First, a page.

The Scientific Odyssey of a

Literary Genius

By Kurt Johnson and Steve Coates

Zoland. 372 pp. $27

Reviewed by Donald Smith

During the early 1980s, some unusual shipments of rare butterflies began arriving at the American Museum of Natural History in New York. The collector wanted to know their identity but refused to say exactly where he'd found them, other than in a remote rain forest somewhere along the Dominican Republic's border with Haiti. Curiosity piqued, the museum's Kurt Johnson flew down to investigate for himself. There, in what he describes as a "remarkable little biological jewel box called Las Abejas," Johnson ran into the ghost of Vladimir Nabokov.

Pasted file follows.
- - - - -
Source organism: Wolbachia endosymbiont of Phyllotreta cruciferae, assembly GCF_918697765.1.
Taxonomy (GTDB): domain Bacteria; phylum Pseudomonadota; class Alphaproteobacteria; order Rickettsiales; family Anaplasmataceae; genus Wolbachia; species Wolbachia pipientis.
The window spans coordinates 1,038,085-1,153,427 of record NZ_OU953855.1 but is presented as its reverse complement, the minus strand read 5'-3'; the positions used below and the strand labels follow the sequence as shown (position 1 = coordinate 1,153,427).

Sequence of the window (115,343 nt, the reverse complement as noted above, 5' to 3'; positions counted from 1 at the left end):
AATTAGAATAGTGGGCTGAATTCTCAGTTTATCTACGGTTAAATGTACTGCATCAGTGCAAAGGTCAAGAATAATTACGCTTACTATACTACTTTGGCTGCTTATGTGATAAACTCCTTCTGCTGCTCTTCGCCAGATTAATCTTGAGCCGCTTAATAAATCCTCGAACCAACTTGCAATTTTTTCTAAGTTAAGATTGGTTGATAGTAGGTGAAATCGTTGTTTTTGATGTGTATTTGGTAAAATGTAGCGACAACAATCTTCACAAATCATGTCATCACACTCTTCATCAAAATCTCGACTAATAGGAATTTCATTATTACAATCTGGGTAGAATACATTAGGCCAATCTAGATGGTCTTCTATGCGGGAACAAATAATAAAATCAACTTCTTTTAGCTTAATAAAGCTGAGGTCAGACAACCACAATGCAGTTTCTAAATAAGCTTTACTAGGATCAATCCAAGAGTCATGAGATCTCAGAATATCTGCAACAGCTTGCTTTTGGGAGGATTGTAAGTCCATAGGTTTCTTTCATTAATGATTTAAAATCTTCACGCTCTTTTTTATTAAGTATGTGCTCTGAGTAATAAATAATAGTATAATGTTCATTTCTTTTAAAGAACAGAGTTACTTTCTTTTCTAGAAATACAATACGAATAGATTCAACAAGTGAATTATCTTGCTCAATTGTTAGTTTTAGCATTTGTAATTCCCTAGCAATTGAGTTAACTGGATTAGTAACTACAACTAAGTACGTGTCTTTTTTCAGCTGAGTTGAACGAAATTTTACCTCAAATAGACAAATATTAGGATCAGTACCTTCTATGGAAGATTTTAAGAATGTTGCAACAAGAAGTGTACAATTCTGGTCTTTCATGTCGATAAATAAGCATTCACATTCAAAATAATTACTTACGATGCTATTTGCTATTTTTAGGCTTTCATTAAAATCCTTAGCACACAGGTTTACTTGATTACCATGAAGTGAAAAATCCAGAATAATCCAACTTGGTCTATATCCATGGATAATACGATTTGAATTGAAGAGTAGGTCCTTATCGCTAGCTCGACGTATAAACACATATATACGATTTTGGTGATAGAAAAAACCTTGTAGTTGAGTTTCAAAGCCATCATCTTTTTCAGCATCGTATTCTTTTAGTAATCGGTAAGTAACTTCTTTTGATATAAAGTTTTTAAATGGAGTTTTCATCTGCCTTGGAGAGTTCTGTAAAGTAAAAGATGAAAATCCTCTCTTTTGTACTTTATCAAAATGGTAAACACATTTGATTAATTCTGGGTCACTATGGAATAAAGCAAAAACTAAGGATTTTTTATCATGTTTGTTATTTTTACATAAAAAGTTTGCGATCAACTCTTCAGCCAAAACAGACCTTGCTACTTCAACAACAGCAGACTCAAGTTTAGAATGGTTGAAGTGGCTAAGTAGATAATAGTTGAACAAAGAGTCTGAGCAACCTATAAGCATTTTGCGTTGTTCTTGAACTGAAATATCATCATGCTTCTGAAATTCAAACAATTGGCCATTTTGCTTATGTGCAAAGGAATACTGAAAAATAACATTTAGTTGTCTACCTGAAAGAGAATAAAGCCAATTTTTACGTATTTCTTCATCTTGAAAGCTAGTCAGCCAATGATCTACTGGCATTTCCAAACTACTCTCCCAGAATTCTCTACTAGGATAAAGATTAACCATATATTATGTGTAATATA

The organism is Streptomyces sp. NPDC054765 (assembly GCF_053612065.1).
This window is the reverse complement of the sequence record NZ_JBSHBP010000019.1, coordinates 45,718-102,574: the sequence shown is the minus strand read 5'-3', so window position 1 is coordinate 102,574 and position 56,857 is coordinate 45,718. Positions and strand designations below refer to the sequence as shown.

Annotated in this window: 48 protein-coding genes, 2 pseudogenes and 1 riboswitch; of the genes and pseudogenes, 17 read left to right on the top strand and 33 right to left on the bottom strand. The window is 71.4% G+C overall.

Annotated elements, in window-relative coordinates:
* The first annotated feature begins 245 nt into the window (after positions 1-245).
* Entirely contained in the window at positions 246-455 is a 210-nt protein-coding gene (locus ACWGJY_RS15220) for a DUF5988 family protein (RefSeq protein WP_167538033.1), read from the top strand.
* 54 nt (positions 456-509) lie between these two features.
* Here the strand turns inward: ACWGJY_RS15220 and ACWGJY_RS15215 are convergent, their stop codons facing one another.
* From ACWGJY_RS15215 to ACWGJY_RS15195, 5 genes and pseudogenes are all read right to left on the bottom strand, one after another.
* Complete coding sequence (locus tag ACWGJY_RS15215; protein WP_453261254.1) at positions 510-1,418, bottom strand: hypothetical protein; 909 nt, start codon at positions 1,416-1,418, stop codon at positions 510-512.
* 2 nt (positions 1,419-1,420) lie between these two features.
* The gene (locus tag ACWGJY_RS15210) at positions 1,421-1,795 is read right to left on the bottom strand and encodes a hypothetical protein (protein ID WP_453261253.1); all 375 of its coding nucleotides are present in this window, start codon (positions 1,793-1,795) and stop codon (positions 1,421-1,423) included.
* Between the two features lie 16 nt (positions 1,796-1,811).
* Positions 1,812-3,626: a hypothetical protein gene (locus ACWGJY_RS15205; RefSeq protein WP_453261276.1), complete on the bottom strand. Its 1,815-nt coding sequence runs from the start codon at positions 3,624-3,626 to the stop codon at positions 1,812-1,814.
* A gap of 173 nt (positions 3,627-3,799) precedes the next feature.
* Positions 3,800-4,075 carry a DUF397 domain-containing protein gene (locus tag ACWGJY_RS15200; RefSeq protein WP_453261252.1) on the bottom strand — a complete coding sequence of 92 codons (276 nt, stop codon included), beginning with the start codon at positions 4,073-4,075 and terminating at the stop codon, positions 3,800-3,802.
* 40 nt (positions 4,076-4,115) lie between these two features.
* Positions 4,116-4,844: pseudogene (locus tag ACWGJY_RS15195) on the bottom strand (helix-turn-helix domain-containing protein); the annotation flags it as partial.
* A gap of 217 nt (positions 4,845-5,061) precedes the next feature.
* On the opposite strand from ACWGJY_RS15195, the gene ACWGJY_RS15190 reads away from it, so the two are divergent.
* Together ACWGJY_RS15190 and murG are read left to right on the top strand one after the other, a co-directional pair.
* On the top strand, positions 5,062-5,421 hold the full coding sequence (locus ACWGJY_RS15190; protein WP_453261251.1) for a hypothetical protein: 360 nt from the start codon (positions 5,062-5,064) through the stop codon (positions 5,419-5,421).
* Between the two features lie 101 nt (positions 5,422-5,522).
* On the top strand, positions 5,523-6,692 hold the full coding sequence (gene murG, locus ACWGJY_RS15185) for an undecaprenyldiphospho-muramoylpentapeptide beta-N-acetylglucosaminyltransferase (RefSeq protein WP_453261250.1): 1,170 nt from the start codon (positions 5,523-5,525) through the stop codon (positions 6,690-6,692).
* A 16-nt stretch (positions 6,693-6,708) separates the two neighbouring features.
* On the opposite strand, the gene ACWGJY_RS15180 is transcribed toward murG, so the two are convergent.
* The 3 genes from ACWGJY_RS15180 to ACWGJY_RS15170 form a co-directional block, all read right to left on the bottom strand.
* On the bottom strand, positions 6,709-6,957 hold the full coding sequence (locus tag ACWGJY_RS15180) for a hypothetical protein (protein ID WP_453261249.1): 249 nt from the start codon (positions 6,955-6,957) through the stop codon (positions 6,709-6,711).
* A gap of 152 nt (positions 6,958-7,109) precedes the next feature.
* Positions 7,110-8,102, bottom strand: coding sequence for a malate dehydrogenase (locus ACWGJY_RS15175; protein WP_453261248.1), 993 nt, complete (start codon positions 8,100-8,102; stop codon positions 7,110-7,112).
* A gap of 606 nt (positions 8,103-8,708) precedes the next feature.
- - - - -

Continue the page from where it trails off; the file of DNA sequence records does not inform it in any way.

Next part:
The man now generally regarded as one of the literary giants of the century had an even more interesting mind than his subtly layered stories suggest. During one brief span in his life, Nabokov was a salaried scientist. The author of Lolita, that brilliant literary oddity about a middle-aged man's unhealthy obsession with a 12-year-old girl, is still held in high esteem for his contributions to lepidopterology -- the study of butterflies and moths. However, disagreements linger over the purity of his professional status and the importance of his accomplishments.

These questions are taken up by Johnson and New York Times editor/book reviewer Steve Coates in Nabokov's Blues, a reassessment of the great author's scientific legacy based on new findings. The publication coincides with the centenary of Nabokov's birth, with its world-wide year of celebrations and conferences. The "Blues" of the title refers to a diverse group of small butterflies found throughout the world and especially to the Latin American residents who caught Nabokov's eye.